Cirque du Soleil has signed a 10-year IT outsourcing contract with CGI, valued at $130 million. Montreal’s world-renowned entertainment company, which combines circus and theatre, wanted to offload some of its less strategic IT functions as its operations expand around the globe.
“We have very rapid growth and we wanted to leverage the infrastructure provided by CGI,” said Danielle Savoie, CIO of Cirque du Soleil.
As part of the contract signed last week, CGI is in charge of providing IT operations, help desk and application evolution of Cirque’s global infrastructure, including its Montreal headquarters, four permanent shows in Las Vegas and one permanent show in Orlando.
This involves transferring 84 IT positions to CGI from Cirque du Soleil in Montreal, Las Vegas and Orlando. A certain number of technicians have stayed on with Cirque to perform more strategic IT roles.
CGI is also in charge of the IT infrastructure behind Cirque’s travelling shows. On tours, only one technician is required to set up the IT infrastructure, such as point-of-sale and ticketing applications (since Cirque runs a centralized IT infrastructure out of Montreal).
Cirque will keep IT strategy and direction in-house, as well as global planning and architecture design. “We didn’t want to lose this strategic knowledge,” said Savoie. “When we want to re-engineer some part of our business processes, it’s important to have this knowledge.”
CGI will manage its PCs, servers and the help desk, said Normand Paradis, vice-president of business engineering with CGI Group Inc. in Montreal. “We will also take over support and evolution of the portfolio of applications.” This includes a wide range of applications, from administrative functions like payroll to tour equipment, costumes and merchandise.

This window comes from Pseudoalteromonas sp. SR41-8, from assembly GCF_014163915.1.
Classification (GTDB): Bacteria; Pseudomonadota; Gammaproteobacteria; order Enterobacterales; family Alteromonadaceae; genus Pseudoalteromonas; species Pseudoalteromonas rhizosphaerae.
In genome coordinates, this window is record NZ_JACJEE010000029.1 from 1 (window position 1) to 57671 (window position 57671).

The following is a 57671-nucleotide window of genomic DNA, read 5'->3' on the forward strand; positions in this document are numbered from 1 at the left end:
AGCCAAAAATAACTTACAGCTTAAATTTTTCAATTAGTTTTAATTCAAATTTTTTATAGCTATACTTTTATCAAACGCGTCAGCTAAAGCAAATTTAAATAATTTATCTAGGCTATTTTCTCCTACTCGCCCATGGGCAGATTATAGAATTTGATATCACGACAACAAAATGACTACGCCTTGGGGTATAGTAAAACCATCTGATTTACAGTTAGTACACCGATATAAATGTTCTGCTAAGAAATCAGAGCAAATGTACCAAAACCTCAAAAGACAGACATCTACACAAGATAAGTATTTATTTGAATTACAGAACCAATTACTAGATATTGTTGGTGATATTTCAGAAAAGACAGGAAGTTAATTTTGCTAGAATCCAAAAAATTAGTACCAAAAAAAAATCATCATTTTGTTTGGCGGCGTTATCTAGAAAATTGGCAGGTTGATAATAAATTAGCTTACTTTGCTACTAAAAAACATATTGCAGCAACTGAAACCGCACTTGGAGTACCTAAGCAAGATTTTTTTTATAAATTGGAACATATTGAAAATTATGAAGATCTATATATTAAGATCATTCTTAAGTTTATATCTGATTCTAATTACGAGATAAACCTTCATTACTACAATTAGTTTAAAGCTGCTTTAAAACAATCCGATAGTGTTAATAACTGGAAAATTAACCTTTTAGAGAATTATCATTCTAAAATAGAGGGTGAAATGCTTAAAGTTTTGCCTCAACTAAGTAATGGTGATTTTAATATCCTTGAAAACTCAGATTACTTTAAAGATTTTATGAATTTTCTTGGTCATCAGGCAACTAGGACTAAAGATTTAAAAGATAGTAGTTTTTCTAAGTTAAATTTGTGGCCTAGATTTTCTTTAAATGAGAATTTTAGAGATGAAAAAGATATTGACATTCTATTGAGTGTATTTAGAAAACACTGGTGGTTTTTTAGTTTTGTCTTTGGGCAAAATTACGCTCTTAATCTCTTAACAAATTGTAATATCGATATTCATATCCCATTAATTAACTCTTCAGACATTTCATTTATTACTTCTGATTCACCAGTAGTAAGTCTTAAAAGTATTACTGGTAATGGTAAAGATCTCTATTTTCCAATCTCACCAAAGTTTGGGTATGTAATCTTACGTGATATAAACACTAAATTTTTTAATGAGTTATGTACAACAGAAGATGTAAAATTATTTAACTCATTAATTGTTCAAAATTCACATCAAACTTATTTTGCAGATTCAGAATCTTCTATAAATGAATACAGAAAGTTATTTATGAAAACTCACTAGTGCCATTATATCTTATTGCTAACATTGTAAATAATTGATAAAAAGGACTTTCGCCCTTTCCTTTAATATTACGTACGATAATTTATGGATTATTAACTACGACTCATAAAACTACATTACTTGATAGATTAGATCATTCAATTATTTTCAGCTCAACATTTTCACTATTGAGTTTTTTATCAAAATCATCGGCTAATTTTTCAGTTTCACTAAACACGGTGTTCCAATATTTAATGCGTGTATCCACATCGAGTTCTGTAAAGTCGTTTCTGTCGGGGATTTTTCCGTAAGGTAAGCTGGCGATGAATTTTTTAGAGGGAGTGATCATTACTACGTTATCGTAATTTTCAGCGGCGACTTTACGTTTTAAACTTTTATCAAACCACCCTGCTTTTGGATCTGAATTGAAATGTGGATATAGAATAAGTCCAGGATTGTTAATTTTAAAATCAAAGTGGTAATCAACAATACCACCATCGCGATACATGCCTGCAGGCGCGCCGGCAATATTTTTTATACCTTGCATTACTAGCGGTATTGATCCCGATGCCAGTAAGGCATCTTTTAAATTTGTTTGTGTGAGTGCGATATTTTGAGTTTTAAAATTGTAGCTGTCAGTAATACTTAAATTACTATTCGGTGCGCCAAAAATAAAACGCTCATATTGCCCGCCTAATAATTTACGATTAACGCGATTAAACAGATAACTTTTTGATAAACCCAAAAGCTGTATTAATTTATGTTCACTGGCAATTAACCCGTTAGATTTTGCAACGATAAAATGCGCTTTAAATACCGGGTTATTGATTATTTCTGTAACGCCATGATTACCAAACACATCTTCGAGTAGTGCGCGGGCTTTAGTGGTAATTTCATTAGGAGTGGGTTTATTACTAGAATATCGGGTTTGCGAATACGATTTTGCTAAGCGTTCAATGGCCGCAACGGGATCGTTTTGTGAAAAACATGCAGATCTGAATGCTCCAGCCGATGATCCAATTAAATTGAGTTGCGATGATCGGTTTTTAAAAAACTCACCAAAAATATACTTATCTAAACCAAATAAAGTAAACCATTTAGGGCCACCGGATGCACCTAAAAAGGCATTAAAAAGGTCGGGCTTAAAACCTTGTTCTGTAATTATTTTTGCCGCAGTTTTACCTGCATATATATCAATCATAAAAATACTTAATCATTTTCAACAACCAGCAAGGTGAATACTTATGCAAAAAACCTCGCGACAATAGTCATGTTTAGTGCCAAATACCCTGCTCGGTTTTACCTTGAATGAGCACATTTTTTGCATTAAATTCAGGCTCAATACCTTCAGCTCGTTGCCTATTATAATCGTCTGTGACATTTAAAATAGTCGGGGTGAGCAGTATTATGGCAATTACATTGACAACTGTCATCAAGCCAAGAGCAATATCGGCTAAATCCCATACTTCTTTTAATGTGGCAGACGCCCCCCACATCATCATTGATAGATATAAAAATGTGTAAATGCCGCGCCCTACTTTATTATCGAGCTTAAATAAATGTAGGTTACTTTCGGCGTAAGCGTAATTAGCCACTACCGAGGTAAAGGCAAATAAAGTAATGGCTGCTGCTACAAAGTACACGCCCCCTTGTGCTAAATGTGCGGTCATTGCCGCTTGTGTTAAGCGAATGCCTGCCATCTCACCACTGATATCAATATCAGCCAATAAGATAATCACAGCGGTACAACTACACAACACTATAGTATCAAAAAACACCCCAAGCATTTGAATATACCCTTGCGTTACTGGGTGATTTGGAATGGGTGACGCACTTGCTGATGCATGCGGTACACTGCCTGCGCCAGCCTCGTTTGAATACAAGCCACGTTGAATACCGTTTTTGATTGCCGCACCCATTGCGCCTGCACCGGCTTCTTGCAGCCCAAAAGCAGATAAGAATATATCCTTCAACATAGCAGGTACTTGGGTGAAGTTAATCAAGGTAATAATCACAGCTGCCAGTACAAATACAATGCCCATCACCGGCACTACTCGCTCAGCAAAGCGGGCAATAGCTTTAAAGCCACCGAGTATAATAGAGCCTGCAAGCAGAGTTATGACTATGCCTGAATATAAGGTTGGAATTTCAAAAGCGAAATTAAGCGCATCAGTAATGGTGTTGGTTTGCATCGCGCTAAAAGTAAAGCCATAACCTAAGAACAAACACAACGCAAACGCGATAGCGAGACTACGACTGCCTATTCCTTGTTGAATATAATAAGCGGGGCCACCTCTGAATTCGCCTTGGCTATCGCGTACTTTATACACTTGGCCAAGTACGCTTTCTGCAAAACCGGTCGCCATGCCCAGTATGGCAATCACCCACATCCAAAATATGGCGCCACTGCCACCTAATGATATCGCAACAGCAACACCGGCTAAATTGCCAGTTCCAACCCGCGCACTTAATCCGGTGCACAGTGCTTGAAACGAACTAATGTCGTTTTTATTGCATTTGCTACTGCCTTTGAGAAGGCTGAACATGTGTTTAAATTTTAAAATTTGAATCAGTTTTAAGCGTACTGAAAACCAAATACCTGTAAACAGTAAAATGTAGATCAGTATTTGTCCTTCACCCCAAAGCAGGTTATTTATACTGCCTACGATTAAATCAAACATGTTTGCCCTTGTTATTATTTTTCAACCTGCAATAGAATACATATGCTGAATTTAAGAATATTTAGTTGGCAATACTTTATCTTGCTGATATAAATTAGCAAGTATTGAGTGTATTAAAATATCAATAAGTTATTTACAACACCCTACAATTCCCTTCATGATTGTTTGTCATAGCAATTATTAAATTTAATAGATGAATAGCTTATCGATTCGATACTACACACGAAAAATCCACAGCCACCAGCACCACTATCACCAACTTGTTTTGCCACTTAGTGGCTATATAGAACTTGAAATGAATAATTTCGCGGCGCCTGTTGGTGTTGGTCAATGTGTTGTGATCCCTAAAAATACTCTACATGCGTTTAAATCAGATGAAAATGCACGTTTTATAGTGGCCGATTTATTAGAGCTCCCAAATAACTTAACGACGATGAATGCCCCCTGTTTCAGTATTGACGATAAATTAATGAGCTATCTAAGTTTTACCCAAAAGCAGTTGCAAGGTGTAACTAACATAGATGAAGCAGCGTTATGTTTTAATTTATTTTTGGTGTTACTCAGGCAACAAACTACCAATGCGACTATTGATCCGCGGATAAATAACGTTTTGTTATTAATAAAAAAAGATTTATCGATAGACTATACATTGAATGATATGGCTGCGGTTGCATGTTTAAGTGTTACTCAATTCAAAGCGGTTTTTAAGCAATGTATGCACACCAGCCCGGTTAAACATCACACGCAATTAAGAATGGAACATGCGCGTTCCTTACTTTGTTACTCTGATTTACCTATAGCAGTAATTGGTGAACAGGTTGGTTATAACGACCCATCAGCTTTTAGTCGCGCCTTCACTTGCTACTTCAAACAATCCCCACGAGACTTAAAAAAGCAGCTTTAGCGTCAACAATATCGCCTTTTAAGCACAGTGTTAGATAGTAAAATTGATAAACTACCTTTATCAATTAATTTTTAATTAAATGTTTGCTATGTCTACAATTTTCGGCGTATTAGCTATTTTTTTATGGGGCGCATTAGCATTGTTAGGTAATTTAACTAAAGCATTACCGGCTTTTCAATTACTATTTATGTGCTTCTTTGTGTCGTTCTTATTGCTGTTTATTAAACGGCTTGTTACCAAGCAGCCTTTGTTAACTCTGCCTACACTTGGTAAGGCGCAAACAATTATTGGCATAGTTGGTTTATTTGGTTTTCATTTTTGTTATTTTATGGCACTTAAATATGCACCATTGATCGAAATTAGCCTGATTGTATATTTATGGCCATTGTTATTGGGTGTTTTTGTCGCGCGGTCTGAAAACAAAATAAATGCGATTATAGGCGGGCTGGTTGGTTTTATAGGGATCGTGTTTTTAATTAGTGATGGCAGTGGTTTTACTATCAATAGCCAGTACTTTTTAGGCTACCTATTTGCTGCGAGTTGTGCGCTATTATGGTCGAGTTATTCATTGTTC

Over the course of the lifecycle of these applications, modifications are made to respond to new business requirements, said Savoie. “Every year we have to make some evolution in this portfolio,” she said, adding CGI is now responsible for these modifications.
“They have over 100 applications of various sorts we will be maintaining for them from strictly administrative to (costumes),” said Paradis.
“They design and build these costumes (and) we provide the IT support behind that,” he said. “But it’s just one of the things they do – for them it’s really all about intellectual property.” This includes costumes, music, even the acts themselves – all of which are part of the intellectual property they’re managing. And they have to use a lot of systems to do that, he said, in order to protect it properly. In its aquatic show “O” in Las Vegas, for example, costumes deteriorate quickly in water, so CGI will keep track of items like costumes, diving equipment and maintenance.
“On top of that they run a large financial system and large payroll system,” he said. “For a circus, doing the payroll is not exactly their core activity, but it better get done because if the guys don’t get paid you’re not going to see too many shows.”
This is the beginning of CGI’s foray into the entertainment and sporting event sectors, which it began last year with the World Aquatic Championships in Montreal. CGI expects its partnership with Cirque du Soleil to strengthen its expertise within these areas. “For us it’s working with a major player,” said Paradis. “They have a very strategic brand [and] they are well known on a global basis.”
The transition process to outsource these IT functions started last week and will take place over the coming 12 months.
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